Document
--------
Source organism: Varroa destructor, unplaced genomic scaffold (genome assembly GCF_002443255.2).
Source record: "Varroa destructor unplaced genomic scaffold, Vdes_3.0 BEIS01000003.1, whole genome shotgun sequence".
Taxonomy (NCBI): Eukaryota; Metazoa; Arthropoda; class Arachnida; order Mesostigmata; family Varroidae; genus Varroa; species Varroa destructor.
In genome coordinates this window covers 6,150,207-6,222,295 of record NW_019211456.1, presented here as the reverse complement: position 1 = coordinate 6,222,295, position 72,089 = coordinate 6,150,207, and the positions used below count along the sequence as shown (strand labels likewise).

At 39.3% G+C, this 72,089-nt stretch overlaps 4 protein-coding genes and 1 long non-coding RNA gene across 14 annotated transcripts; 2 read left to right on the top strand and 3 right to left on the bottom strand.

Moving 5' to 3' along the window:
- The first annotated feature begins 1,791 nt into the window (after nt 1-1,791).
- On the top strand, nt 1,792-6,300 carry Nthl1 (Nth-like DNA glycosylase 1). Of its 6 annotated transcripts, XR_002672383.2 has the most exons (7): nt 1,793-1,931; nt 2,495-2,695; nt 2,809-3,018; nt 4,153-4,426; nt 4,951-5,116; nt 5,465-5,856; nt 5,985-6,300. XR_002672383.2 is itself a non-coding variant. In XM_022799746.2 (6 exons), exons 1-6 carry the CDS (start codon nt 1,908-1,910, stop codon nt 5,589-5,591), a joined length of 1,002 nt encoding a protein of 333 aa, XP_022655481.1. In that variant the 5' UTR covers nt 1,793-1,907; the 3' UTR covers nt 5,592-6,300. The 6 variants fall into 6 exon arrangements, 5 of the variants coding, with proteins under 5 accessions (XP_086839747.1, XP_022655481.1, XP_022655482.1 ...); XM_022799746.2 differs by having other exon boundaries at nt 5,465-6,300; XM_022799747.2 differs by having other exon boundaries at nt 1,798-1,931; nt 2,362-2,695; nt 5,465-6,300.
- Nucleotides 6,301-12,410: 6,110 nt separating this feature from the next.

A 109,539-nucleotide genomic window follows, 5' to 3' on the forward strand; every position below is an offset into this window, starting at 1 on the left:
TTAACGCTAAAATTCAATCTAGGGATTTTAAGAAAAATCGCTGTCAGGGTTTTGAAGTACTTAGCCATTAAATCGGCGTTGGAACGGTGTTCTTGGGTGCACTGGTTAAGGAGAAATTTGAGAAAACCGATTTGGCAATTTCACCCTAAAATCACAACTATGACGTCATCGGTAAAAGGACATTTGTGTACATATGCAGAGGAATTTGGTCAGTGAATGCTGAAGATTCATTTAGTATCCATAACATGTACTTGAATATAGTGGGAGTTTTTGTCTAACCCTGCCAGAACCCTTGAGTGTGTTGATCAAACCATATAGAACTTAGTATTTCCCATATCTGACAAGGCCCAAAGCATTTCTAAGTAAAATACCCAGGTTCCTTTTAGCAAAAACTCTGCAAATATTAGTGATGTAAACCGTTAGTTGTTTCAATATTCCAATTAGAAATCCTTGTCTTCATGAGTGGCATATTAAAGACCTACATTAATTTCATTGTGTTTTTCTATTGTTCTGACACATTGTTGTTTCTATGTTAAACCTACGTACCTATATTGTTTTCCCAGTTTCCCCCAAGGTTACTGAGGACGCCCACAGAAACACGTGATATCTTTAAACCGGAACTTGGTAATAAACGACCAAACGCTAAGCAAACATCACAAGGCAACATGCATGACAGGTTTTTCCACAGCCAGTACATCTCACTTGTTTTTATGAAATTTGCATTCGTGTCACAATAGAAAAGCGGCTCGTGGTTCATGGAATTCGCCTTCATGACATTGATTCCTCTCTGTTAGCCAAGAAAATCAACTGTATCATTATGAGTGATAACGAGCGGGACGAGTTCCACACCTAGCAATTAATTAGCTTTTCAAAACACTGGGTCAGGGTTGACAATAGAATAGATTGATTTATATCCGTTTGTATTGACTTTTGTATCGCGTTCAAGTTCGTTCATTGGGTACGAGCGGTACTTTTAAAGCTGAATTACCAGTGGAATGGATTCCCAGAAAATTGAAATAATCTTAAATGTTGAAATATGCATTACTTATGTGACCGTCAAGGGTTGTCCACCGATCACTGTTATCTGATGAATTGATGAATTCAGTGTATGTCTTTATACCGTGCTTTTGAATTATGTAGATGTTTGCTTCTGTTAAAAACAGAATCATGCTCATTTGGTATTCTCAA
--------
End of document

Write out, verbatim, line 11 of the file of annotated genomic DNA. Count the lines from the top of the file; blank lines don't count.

TTAACGCTAAAATTCAATCTAGGGATTTTAAGAAAAATCGCTGTCAGGGTTTTGAAGTACTTAGCCATTAAATCGGCGTTGGAACGGTGTTCTTGGGTGCACTGGTTAAGGAGAAATTTGAGAAAACCGATTTGGCAATTTCACCCTAAAATCACAACTATGACGTCATCGGTAAAAGGACATTTGTGTACATATGCAGAGGAATTTGGTCAGTGAATGCTGAAGATTCATTTAGTATCCATAACATGTACTTGAATATAGTGGGAGTTTTTGTCTAACCCTGCCAGAACCCTTGAGTGTGTTGATCAAACCATATAGAACTTAGTATTTCCCATATCTGACAAGGCCCAAAGCATTTCTAAGTAAAATACCCAGGTTCCTTTTAGCAAAAACTCTGCAAATATTAGTGATGTAAACCGTTAGTTGTTTCAATATTCCAATTAGAAATCCTTGTCTTCATGAGTGGCATATTAAAGACCTACATTAATTTCATTGTGTTTTTCTATTGTTCTGACACATTGTTGTTTCTATGTTAAACCTACGTACCTATATTGTTTTCCCAGTTTCCCCCAAGGTTACTGAGGACGCCCACAGAAACACGTGATATCTTTAAACCGGAACTTGGTAATAAACGACCAAACGCTAAGCAAACATCACAAGGCAACATGCATGACAGGTTTTTCCACAGCCAGTACATCTCACTTGTTTTTATGAAATTTGCATTCGTGTCACAATAGAAAAGCGGCTCGTGGTTCATGGAATTCGCCTTCATGACATTGATTCCTCTCTGTTAGCCAAGAAAATCAACTGTATCATTATGAGTGATAACGAGCGGGACGAGTTCCACACCTAGCAATTAATTAGCTTTTCAAAACACTGGGTCAGGGTTGACAATAGAATAGATTGATTTATATCCGTTTGTATTGACTTTTGTATCGCGTTCAAGTTCGTTCATTGGGTACGAGCGGTACTTTTAAAGCTGAATTACCAGTGGAATGGATTCCCAGAAAATTGAAATAATCTTAAATGTTGAAATATGCATTACTTATGTGACCGTCAAGGGTTGTCCACCGATCACTGTTATCTGATGAATTGATGAATTCAGTGTATGTCTTTATACCGTGCTTTTGAATTATGTAGATGTTTGCTTCTGTTAAAAACAGAATCATGCTCATTTGGTATTCTCAA